“You know, sometimes all you need is twenty seconds of insane courage. Just literally twenty seconds of just embarrassing bravery. And I promise you, something great will come of it.” (We Bought A Zoo).
Happy New Year! Every year in January, people make resolutions to better their lives in some way. A few years ago, I made a resolution to run more. It worked for about nine months, but didn’t become a permanent part of my life. The next year I resolved to eat a little healthier. I’m guessing you know how that ended. Some resolutions are very tough to commit to for long periods of time. The one I’m going to help you with today is much easier than a diet and exercise plan. I’m going to help you resolve to become a better teacher for the rest of your career. It’s just going to take twenty seconds of insane courage, and I promise you, something great will come of it.
Intrigued? I understand that’s a pretty big claim. Since most of you probably don’t know who I am, why would you take advice from me? The truth is, I’m very much like many PE teachers. Up until the last few years I thought small. The walls of my gym were as far as I would search for answers. I rarely used the knowledge and resources of the 31 schools in my district. The successes and failures within my small teaching space were unintentionally kept secret. The students left sweaty and happy, so I felt I was doing my job well.
Over time, I realize that my classroom didn’t look much different than it did a decade ago. My classroom management improved, but everything else seemed to be stagnant. I got comfortable. The reason I’m writing this post is because I doubt I’m the only person that has experienced this feeling. Don’t get me wrong, getting to a point that you are comfortable is a good thing. It means that you’ve worked through the tough times and figured some things out. Staying comfortable is the problem I want to address.
During Iowa AHPERD’s Elementary Teacher of the Year recognition, Justin Wiese (@MrWiesePE) shared his mantra, “I want to look back and say I taught 35 years one time, instead of one year 35 times.” That one sentence has been stuck in my mind. It’s such a powerful statement. To me it says, have the courage to try new things. You NEED to be uncomfortable.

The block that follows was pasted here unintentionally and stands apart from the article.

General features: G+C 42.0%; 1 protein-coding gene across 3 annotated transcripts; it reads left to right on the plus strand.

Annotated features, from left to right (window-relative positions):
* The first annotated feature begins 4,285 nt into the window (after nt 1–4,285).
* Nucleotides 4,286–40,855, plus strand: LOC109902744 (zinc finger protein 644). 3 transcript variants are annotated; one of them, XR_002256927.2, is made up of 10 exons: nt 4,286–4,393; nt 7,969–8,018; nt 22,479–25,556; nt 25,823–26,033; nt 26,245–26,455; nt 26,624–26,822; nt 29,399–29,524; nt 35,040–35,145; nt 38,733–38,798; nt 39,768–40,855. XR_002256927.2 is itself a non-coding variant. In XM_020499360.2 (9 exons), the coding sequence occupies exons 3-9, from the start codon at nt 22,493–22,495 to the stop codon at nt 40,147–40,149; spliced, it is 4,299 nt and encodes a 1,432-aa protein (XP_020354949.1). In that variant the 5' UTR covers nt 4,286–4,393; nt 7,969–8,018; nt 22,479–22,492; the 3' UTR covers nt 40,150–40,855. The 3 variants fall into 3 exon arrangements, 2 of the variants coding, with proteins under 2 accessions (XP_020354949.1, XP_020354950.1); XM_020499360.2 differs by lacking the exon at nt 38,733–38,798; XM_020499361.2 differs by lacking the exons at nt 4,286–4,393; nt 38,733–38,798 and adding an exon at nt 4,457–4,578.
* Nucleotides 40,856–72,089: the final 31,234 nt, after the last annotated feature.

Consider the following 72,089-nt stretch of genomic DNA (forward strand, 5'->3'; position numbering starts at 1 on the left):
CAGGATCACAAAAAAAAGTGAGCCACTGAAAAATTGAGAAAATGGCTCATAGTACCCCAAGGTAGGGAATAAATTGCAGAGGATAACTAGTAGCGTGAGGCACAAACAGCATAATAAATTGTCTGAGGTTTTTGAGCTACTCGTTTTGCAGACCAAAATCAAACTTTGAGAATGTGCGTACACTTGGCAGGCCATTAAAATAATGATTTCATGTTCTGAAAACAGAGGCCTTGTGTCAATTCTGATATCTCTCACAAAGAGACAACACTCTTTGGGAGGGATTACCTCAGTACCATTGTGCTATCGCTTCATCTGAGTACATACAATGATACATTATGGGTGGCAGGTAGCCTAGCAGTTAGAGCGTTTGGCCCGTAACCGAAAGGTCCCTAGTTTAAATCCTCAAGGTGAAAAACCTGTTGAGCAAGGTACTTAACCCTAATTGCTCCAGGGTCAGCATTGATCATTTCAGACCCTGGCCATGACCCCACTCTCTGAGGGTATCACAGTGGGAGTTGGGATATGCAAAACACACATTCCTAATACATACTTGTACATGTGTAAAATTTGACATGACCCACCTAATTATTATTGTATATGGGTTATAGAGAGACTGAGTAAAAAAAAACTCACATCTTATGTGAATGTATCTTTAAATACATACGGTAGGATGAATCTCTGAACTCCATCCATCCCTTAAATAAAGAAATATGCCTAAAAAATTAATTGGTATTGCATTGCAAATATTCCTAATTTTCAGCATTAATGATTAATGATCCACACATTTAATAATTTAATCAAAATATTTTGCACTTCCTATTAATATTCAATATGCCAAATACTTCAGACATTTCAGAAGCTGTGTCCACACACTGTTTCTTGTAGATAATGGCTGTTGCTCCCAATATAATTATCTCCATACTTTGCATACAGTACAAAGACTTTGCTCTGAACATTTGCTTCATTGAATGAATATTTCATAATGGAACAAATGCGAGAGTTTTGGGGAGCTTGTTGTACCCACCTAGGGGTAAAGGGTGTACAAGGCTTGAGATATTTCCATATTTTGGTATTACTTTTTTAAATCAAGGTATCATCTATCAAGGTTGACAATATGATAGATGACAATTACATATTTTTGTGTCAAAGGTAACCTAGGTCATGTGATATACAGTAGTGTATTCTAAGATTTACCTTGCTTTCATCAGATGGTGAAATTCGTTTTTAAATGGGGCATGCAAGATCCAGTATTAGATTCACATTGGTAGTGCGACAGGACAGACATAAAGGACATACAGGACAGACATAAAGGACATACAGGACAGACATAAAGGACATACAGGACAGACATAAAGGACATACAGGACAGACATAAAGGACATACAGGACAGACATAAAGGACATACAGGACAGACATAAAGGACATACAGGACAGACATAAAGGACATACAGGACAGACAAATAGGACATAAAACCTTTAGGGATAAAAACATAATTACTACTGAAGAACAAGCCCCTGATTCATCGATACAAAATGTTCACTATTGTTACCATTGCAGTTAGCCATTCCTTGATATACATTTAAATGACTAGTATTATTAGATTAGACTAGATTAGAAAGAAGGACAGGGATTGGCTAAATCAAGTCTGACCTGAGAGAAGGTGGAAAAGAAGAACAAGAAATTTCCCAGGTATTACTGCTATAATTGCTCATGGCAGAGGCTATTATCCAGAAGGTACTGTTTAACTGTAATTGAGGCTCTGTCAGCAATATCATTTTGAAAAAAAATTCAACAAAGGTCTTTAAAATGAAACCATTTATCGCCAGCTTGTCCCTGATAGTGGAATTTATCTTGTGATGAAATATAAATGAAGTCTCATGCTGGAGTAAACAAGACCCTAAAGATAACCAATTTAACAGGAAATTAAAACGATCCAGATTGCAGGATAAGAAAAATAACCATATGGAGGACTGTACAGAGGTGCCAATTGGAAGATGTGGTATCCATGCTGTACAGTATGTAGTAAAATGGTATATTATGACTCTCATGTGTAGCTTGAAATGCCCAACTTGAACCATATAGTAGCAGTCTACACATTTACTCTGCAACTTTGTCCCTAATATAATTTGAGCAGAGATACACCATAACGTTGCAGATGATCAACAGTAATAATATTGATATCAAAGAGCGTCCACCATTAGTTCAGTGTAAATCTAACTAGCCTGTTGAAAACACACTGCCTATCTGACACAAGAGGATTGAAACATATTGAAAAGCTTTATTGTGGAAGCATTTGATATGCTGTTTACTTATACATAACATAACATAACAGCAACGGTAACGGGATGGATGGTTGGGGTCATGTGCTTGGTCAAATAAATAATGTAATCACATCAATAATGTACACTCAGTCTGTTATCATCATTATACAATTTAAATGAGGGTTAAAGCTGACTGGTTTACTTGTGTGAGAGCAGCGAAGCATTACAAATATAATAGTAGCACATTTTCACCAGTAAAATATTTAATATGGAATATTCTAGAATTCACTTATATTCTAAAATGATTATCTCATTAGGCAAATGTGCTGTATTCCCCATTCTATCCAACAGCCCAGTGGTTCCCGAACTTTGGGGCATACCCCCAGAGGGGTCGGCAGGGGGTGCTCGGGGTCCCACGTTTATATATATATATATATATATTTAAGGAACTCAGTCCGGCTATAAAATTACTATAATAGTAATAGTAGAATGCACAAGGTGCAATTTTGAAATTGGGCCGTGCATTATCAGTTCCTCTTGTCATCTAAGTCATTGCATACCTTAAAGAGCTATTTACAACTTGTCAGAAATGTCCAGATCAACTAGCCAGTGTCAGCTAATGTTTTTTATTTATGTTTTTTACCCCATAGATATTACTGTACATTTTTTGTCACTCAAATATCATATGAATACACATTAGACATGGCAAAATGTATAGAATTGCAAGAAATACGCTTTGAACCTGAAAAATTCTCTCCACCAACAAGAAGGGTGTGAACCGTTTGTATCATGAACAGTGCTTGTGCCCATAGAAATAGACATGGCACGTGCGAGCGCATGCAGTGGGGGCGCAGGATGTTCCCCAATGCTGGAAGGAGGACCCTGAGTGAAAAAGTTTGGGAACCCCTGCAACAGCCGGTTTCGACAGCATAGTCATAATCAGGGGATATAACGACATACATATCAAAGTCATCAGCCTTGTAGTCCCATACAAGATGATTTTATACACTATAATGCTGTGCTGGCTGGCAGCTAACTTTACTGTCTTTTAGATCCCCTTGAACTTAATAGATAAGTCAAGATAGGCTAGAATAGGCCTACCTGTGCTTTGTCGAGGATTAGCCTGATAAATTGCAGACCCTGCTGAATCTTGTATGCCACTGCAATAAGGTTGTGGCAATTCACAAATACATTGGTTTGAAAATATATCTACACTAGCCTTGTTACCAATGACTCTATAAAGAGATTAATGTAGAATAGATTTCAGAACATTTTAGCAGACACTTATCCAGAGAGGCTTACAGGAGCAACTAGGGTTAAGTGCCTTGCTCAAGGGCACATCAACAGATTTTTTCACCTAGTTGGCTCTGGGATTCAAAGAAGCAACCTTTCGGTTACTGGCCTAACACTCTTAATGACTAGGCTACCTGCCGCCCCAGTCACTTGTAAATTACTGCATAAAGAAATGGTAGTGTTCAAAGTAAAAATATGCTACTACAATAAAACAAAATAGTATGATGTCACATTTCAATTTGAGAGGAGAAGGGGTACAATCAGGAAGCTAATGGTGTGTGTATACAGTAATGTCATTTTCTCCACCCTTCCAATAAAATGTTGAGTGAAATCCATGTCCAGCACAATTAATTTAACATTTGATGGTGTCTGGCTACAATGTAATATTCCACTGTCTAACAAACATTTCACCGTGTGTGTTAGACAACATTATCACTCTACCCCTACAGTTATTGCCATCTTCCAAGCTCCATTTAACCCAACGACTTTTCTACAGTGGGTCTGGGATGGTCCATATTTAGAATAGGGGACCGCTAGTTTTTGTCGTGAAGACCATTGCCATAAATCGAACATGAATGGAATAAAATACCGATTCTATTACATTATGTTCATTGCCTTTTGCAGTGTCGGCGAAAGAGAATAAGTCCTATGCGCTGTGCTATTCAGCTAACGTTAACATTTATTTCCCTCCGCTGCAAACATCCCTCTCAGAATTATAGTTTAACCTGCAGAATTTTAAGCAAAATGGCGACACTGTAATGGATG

Around that same time, I also came across this movie quote, “You know, sometimes all you need is twenty seconds of insane courage. Just literally twenty seconds of just embarrassing bravery. And I promise you, something great will come of it.” (We Bought A Zoo) This quote, in combination with what Justin Wiese said makes me feel like I’ve been given permission to feel scared, yet still be confident in my abilities to move forward.
I’ve never been more scared in my professional career than the time I wanted to try something new and asked for $10,000 to get chest strap heart rate monitors for two elementary schools. I had so many self-doubting thoughts going through my mind. I didn’t know if it would work on their tiny bodies. I didn’t know if it would take half of the PE period to get them on and off. I didn’t know if there would be additional expectations of my program because of how much money was spent. After a few deep breaths and twenty seconds of insane courage, I submitted the grant proposal. Just like the quote promised, something great came of it.
Not only did my students love the technology, it changed the way I viewed physical education as a teacher. The lessons I had taught for ten years were now being adjusted to focus on increasing heart rate during skill practice. Little by little my program was being noticed outside of my small teaching space. Both my school district and local media did news stories featuring everything that happened after that twenty seconds of bravery. Which brings me back to how this resolution is going to work.
What new things do you want to try in your classroom? How will this impact student learning? Are you willing to ask a bunch of different sources for money until it can be fully funded?
Maybe you are already at the point where you regularly try new and exciting things in your classroom. Have you ever considered sharing those things outside of your classroom? I had always wanted to be a presenter at the Iowa AHPERD convention, but that self-doubt sat in the back of my mind. Like many first-time presenters, I was scared that nobody would come to listen to my session. What if people didn’t care what I had to offer. Twenty seconds of insane courage later, I submitted my proposal.